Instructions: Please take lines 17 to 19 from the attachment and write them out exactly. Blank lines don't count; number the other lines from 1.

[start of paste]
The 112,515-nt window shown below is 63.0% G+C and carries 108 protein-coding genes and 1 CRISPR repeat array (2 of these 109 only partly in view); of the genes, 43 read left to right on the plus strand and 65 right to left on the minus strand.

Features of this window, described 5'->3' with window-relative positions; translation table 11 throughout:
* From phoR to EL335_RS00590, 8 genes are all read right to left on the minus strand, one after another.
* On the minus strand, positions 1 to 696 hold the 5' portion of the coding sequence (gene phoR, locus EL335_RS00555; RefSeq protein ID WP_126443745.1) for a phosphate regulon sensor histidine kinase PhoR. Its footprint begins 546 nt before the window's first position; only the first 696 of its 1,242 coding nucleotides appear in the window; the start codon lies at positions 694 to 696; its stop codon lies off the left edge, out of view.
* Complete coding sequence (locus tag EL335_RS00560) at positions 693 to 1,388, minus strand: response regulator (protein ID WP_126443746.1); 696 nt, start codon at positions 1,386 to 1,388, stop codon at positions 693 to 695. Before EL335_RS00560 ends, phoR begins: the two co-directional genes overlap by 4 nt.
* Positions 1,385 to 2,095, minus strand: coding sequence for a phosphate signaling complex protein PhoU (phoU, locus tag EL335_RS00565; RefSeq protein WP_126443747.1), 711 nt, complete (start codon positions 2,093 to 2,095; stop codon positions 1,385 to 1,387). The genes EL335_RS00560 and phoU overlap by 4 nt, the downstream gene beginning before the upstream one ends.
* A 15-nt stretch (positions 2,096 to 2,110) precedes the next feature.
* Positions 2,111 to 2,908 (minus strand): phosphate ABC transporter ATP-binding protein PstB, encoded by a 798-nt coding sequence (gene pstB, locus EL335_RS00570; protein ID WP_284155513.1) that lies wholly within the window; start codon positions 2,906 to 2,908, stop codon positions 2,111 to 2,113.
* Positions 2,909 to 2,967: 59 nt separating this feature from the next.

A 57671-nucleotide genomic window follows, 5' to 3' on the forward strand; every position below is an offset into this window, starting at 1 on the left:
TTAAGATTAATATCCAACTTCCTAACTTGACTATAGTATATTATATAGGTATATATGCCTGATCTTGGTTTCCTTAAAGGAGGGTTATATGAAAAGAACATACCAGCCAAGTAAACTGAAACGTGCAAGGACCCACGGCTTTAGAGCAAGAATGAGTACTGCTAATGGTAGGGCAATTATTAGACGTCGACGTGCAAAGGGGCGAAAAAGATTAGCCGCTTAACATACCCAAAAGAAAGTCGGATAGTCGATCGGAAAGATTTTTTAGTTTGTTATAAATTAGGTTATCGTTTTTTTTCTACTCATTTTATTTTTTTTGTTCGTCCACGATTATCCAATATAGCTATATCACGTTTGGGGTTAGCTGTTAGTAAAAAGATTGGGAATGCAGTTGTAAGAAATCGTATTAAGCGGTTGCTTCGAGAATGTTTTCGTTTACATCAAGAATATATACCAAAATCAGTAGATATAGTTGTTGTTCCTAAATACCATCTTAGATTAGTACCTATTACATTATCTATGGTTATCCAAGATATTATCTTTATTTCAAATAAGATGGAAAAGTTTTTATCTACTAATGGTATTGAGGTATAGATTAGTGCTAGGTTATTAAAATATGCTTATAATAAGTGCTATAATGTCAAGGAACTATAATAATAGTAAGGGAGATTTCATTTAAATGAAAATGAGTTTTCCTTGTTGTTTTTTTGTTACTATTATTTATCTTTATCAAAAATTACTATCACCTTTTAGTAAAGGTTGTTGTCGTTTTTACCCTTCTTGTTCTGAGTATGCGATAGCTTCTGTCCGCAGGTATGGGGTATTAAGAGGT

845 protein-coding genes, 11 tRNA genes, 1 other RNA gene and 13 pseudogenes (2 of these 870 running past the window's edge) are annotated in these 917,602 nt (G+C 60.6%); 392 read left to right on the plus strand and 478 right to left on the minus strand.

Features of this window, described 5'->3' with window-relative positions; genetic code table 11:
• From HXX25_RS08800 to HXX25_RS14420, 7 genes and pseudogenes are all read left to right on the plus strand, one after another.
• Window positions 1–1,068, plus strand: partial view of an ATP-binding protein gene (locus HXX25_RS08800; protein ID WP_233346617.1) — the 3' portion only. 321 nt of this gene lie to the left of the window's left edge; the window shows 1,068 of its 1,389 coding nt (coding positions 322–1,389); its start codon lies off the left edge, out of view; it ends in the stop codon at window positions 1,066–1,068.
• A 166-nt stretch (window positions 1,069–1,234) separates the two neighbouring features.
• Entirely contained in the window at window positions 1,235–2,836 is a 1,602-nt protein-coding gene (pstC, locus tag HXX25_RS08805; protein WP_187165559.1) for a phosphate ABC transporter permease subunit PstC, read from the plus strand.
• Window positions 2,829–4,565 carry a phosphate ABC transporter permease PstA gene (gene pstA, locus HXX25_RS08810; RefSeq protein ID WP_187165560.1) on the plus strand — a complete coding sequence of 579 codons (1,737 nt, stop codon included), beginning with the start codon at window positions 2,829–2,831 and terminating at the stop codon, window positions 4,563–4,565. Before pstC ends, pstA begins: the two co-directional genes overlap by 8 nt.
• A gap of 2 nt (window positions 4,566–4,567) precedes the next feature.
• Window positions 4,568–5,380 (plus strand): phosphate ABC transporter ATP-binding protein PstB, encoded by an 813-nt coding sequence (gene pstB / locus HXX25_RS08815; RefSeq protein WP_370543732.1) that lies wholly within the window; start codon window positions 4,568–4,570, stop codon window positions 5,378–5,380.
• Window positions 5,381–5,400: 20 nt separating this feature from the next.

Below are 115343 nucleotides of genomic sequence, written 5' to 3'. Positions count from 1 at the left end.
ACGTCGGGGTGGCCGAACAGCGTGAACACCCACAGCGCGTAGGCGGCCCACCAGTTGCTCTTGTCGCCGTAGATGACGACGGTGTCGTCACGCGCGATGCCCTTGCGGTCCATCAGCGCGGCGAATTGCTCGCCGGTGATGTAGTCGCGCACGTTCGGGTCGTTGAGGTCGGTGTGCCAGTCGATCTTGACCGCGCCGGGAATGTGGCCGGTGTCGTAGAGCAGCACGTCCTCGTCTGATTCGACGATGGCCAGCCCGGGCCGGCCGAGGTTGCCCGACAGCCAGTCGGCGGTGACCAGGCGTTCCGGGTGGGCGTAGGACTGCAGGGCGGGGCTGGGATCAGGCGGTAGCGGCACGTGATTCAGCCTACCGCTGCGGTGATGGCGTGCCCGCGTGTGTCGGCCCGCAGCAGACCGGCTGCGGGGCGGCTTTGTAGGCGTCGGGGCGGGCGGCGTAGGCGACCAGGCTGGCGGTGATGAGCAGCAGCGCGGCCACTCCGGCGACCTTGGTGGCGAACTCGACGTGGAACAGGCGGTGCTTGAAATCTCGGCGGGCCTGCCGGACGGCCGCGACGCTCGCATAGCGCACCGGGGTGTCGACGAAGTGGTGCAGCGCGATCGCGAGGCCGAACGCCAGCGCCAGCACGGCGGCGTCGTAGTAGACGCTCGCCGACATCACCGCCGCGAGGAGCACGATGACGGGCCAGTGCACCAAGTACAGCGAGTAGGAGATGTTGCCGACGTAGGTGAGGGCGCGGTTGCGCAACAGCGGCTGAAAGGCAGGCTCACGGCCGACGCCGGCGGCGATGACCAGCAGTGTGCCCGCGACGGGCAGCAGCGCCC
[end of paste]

• Entirely contained in the window at window positions 1,235–2,836 is a 1,602-nt protein-coding gene (pstC, locus tag HXX25_RS08805; protein WP_187165559.1) for a phosphate ABC transporter permease subunit PstC, read from the plus strand.
• Window positions 2,829–4,565 carry a phosphate ABC transporter permease PstA gene (gene pstA, locus HXX25_RS08810; RefSeq protein ID WP_187165560.1) on the plus strand — a complete coding sequence of 579 codons (1,737 nt, stop codon included), beginning with the start codon at window positions 2,829–2,831 and terminating at the stop codon, window positions 4,563–4,565. Before pstC ends, pstA begins: the two co-directional genes overlap by 8 nt.
• A gap of 2 nt (window positions 4,566–4,567) precedes the next feature.